And note the question, childlike and bland, “if labour makes the machinery, how can the capitalists maintain an exclusive monopoly?” Even Mr. Daw dares not attempt to maintain that the capitalists make machinery, so he takes refuge behind his question.

The answer is well known to Mr. Daw. Let any body of workers attempt to take hold of any machinery—or any other commodity—they have produced, and what would happen? Mr. Daw knows quite as well as any Socialist that the legal machinery, backed by the armed forces of the nation, would be used to protect the “masters’ property” and prevent any workers possessing it. This machinery and force is used for the masters’ interests because they control the political powers, dominating and directing these forces, such powers being placed in the masters’ hands by the working class when they vote Tory, Liberal, or Labour candidates into Parliament.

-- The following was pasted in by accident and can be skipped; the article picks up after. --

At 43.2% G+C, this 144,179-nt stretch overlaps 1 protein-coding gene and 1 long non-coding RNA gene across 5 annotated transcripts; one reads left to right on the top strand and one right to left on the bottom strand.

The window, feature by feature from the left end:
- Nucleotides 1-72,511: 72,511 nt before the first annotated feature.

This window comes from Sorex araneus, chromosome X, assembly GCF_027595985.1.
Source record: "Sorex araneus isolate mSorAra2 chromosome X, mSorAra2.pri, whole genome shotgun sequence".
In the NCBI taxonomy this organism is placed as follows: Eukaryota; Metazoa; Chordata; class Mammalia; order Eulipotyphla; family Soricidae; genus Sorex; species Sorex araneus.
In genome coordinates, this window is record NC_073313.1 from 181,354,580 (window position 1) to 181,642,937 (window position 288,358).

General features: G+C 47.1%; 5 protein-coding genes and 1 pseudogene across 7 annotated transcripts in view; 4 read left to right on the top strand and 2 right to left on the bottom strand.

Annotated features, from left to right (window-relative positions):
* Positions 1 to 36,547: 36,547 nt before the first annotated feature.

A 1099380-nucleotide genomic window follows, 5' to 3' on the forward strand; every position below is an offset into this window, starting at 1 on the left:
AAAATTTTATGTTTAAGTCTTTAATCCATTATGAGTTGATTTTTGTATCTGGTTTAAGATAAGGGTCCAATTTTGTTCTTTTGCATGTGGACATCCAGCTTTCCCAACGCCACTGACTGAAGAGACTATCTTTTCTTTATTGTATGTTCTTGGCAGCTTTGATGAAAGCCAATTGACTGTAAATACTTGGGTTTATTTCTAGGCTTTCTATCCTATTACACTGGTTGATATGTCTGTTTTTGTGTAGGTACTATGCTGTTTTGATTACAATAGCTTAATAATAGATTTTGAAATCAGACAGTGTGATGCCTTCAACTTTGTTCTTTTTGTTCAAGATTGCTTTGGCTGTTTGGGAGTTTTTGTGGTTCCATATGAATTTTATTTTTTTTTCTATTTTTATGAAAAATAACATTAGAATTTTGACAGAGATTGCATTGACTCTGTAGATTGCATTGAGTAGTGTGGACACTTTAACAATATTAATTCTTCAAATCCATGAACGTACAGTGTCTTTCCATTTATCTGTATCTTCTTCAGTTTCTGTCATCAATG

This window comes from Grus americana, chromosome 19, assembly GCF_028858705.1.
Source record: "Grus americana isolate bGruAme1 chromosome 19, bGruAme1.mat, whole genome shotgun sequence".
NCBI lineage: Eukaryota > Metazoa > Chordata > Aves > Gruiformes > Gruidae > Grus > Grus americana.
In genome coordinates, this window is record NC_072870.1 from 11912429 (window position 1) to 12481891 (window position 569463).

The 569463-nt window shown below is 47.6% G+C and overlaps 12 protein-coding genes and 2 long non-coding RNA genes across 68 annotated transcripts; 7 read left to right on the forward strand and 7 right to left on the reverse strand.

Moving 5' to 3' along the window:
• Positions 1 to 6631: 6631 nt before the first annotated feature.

And where is the “sufficient capital in the hands of the employed to acquire their own instruments of production”? It must be in some secret place for, as workers ourselves, we haven’t the faintest inkling of its existence.

The capitalist pays the worker, on the average, a wage that will buy such necessaries of life as will keep him in a condition to continue working. To meet the various ills that afflict the worker, even if in work, he sometimes scrapes a few pence together in a Friendly Society against serious illness (he cannot afford to stay away from work for a slight illness), or in a Trade Union against a lock-out or a strike. But it would be an insult to Mr. Daw’s intelligence to pretend that he is referring to these small sums scattered over so large a number.